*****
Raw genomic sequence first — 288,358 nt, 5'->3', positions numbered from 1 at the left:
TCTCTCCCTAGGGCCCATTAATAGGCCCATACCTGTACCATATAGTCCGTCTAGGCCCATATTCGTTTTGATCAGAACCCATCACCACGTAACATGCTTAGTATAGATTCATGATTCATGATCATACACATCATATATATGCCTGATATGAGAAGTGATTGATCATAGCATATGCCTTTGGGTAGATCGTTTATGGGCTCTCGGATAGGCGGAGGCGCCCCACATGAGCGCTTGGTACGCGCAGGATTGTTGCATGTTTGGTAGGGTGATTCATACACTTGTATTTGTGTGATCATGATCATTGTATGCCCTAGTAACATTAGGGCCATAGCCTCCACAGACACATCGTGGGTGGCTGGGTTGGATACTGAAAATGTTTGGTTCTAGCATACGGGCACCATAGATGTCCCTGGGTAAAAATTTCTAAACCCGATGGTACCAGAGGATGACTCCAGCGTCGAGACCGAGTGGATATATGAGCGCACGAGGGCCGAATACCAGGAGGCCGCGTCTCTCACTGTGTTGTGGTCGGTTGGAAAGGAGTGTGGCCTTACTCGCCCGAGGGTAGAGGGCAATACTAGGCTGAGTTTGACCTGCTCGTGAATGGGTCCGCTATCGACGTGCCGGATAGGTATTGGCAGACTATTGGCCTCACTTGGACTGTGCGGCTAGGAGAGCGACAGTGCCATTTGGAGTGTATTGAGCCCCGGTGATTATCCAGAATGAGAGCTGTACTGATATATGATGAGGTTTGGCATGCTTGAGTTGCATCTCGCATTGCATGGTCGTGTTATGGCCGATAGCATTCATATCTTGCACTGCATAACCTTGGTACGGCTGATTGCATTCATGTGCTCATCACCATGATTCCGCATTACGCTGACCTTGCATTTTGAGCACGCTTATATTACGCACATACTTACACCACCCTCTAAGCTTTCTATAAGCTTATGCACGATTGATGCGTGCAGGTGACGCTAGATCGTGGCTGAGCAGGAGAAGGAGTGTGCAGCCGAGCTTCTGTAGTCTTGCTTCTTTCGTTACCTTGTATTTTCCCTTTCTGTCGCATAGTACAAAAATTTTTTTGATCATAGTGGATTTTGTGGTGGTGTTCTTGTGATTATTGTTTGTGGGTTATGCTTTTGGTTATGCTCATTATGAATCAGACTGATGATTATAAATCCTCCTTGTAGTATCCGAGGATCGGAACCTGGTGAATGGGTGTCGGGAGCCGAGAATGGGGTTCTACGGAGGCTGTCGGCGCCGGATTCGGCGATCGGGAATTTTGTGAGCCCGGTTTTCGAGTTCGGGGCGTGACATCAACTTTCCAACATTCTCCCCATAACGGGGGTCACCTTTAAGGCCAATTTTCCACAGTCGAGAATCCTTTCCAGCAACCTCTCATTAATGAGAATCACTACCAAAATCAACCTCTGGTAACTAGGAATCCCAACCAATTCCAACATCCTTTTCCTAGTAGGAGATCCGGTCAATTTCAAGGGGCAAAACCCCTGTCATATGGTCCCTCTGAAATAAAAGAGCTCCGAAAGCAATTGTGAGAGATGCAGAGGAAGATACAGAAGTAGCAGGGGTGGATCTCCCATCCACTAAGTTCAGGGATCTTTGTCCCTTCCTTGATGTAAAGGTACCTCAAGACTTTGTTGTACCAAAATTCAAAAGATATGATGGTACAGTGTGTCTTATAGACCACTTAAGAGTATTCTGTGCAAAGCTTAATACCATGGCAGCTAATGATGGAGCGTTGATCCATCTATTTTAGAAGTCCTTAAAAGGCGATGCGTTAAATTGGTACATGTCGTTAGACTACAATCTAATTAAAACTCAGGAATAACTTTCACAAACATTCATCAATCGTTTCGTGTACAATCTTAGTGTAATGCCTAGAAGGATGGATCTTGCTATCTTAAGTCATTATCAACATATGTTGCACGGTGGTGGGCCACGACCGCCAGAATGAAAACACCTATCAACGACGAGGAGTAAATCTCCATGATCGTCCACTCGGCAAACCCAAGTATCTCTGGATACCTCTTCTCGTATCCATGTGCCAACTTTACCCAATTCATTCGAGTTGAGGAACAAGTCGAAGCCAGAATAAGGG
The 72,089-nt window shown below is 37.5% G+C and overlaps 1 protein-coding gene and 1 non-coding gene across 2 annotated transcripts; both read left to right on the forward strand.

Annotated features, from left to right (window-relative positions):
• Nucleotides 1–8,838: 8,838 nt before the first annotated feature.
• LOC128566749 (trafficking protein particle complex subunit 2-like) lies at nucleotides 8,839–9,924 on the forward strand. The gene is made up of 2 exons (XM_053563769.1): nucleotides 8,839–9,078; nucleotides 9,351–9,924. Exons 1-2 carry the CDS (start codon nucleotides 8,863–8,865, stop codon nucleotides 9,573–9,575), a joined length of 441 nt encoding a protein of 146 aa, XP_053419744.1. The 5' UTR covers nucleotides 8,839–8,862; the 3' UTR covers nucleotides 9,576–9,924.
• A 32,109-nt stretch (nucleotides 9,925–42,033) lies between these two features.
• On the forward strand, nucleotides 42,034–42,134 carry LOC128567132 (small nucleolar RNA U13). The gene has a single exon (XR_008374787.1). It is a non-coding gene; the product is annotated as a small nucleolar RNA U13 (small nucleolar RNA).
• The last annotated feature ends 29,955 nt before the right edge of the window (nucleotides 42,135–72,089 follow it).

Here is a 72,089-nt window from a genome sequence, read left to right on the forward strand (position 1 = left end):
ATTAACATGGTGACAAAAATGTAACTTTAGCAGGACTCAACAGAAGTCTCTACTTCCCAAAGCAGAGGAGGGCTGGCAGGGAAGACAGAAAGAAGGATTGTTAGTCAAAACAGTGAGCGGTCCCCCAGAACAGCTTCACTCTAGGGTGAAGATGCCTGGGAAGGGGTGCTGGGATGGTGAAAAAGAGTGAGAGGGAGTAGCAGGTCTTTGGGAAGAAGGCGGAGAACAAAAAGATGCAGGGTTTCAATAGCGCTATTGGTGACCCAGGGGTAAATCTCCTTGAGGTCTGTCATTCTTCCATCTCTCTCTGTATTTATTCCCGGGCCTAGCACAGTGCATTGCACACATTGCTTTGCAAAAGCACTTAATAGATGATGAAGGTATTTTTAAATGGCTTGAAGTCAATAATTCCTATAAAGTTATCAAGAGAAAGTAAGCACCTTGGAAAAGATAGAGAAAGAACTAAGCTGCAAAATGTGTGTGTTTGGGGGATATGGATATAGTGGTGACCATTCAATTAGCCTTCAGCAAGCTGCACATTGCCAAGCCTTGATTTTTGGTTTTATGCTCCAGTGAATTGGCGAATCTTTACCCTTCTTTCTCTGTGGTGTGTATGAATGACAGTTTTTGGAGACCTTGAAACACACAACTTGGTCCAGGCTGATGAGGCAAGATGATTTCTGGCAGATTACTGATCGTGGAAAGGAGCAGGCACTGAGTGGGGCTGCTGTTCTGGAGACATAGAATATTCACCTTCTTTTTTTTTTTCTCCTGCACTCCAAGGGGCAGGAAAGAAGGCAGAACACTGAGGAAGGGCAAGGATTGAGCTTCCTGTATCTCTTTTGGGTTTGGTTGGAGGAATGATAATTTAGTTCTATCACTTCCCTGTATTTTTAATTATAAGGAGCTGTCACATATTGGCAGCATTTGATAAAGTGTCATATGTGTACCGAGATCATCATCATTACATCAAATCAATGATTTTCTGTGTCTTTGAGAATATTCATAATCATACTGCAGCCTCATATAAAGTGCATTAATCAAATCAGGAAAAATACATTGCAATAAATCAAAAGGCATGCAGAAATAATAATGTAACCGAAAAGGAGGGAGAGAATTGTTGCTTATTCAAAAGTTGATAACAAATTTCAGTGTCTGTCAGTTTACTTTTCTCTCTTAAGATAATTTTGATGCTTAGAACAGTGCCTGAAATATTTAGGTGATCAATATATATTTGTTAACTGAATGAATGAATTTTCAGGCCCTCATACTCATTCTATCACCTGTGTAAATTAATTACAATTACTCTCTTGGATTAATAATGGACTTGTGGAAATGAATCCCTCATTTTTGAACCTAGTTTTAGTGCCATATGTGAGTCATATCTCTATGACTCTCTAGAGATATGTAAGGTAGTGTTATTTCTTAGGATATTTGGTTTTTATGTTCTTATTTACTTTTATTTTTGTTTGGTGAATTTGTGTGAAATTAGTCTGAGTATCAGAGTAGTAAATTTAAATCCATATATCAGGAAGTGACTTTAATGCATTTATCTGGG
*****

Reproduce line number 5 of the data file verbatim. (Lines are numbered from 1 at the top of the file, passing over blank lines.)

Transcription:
• Nucleotides 1–8,838: 8,838 nt before the first annotated feature.